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Captive insurance companies, which are established to finance the risk of a parent group or groups and sometimes these groups’ customers, can provide advantages in risk management, insurance savings, wealth transfer and taxes. They are a form of alternative risk transfer used by major corporations, nonprofit organizations and medium-sized businesses.

How Does a Captive Work?

The owners of a group of businesses may decide to retain some of their own risk and form their own insurance company, called a “captive insurer,” instead of purchasing insurance from a third party carrier. This is an attractive option for companies who find a limited availability of certain types of insurance coverage in the commercial market or find that those coverages will be a significant expense. In some cases, the captive insurer may decide to insure the group’s customers as well. The primary jurisdiction in which the captive insurance company is organized is called a “domicile.”

Benefits of Captives

Captives can bring many benefits as alternatives to other risk financing plans. Properly structured, captives can bring the following advantages:

  • Reduced cost of risk
  • Cash flow benefits from captive
  • Coverage not available from commercial insurers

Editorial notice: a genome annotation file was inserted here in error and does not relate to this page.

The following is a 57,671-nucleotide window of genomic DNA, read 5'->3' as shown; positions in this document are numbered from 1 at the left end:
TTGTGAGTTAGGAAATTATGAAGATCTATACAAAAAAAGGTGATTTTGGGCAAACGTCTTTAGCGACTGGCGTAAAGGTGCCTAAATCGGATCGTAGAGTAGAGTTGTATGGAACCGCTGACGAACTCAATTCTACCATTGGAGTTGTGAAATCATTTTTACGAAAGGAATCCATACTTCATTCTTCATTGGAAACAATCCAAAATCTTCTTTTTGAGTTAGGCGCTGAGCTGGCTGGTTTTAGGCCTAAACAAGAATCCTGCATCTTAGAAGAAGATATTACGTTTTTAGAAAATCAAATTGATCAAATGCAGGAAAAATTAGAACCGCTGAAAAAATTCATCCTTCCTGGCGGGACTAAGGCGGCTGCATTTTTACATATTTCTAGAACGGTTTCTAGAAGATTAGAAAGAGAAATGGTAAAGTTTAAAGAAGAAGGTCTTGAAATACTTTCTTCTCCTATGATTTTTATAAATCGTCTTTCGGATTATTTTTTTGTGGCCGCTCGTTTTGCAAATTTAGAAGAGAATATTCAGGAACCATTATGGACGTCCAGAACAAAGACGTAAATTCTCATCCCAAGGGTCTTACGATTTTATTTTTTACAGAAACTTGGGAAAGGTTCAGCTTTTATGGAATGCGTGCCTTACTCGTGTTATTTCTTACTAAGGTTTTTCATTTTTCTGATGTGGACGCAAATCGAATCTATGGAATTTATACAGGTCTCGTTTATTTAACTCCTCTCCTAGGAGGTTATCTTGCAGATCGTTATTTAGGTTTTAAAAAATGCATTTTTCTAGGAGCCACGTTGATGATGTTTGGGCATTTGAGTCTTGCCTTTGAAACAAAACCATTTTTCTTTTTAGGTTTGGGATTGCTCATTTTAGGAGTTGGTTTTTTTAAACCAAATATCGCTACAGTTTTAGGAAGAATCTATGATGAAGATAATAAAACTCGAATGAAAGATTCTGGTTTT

• Direct access to the international market of reinsurers, which can be more flexible
  • Increased bargaining power with commercial insurers (if the captive holds a percentage of insurance)
  • Centralize retained losses spread throughout subsidiaries
  • Cash flow advantages on income taxes—premiums paid to a captive insurer can be tax-deductible, depending on several factors:
  • The transaction is a bona-fide insurance transaction under a defensible business plan
  • The captive’s owner is organized such that subsidiaries pay premiums to the captive
  • The captive writes a substantial amount of unrelated business, e.g., employee benefit business
  • Ownership is arranged such that insureds are not the same as shareholders.



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